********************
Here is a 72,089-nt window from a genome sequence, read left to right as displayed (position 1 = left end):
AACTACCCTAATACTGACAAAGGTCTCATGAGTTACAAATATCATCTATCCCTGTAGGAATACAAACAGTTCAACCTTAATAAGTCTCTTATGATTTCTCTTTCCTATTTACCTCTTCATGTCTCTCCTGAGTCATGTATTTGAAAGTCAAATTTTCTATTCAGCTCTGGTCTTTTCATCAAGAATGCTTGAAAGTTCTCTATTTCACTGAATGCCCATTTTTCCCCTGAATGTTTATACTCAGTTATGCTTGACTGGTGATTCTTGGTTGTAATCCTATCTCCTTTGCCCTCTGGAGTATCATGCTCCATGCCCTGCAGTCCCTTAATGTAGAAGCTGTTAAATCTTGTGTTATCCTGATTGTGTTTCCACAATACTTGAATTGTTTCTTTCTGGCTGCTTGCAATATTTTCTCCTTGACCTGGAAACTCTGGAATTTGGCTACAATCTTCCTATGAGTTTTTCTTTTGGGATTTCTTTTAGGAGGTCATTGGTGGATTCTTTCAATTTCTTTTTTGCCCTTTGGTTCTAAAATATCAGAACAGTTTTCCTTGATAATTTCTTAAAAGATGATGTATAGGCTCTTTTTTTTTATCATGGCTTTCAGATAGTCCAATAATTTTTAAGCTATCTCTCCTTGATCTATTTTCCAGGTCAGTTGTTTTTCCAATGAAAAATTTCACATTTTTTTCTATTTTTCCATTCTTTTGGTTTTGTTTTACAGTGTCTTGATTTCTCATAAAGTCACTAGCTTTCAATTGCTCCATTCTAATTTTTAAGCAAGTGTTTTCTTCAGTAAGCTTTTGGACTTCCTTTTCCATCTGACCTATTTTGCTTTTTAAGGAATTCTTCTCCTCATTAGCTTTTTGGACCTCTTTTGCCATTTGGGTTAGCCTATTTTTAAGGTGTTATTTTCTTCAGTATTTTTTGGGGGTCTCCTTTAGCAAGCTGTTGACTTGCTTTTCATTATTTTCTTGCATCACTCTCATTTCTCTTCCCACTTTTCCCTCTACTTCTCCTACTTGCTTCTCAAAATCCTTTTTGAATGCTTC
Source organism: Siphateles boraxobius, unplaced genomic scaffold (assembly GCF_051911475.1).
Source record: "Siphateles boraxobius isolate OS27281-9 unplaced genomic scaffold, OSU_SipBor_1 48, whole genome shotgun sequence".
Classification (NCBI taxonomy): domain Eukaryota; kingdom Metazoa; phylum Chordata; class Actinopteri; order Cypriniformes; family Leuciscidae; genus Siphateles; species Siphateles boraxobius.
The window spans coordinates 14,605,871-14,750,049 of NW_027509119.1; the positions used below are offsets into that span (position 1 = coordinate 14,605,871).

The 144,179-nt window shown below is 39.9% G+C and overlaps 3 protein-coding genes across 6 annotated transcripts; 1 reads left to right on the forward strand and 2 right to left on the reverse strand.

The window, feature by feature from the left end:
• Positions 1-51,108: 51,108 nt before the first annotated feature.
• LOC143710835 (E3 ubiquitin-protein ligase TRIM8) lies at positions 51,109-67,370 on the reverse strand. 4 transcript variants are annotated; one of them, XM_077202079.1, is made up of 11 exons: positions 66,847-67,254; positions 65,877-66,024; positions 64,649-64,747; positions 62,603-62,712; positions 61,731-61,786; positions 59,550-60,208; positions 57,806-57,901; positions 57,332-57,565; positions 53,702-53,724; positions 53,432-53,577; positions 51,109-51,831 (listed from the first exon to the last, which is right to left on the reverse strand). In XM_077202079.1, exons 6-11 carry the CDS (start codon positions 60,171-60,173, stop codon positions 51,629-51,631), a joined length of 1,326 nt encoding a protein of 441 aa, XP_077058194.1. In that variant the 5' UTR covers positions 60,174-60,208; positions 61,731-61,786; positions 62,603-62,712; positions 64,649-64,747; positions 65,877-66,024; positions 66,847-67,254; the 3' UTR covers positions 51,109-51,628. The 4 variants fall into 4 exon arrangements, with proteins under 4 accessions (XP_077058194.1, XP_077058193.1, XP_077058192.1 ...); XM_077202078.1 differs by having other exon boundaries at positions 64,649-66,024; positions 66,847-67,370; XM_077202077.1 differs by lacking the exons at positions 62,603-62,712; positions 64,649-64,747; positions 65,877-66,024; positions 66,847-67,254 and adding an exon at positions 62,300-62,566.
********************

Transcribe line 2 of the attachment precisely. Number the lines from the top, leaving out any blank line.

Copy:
AACTACCCTAATACTGACAAAGGTCTCATGAGTTACAAATATCATCTATCCCTGTAGGAATACAAACAGTTCAACCTTAATAAGTCTCTTATGATTTCTCTTTCCTATTTACCTCTTCATGTCTCTCCTGAGTCATGTATTTGAAAGTCAAATTTTCTATTCAGCTCTGGTCTTTTCATCAAGAATGCTTGAAAGTTCTCTATTTCACTGAATGCCCATTTTTCCCCTGAATGTTTATACTCAGTTATGCTTGACTGGTGATTCTTGGTTGTAATCCTATCTCCTTTGCCCTCTGGAGTATCATGCTCCATGCCCTGCAGTCCCTTAATGTAGAAGCTGTTAAATCTTGTGTTATCCTGATTGTGTTTCCACAATACTTGAATTGTTTCTTTCTGGCTGCTTGCAATATTTTCTCCTTGACCTGGAAACTCTGGAATTTGGCTACAATCTTCCTATGAGTTTTTCTTTTGGGATTTCTTTTAGGAGGTCATTGGTGGATTCTTTCAATTTCTTTTTTGCCCTTTGGTTCTAAAATATCAGAACAGTTTTCCTTGATAATTTCTTAAAAGATGATGTATAGGCTCTTTTTTTTTATCATGGCTTTCAGATAGTCCAATAATTTTTAAGCTATCTCTCCTTGATCTATTTTCCAGGTCAGTTGTTTTTCCAATGAAAAATTTCACATTTTTTTCTATTTTTCCATTCTTTTGGTTTTGTTTTACAGTGTCTTGATTTCTCATAAAGTCACTAGCTTTCAATTGCTCCATTCTAATTTTTAAGCAAGTGTTTTCTTCAGTAAGCTTTTGGACTTCCTTTTCCATCTGACCTATTTTGCTTTTTAAGGAATTCTTCTCCTCATTAGCTTTTTGGACCTCTTTTGCCATTTGGGTTAGCCTATTTTTAAGGTGTTATTTTCTTCAGTATTTTTTGGGGGTCTCCTTTAGCAAGCTGTTGACTTGCTTTTCATTATTTTCTTGCATCACTCTCATTTCTCTTCCCACTTTTCCCTCTACTTCTCCTACTTGCTTCTCAAAATCCTTTTTGAATGCTTC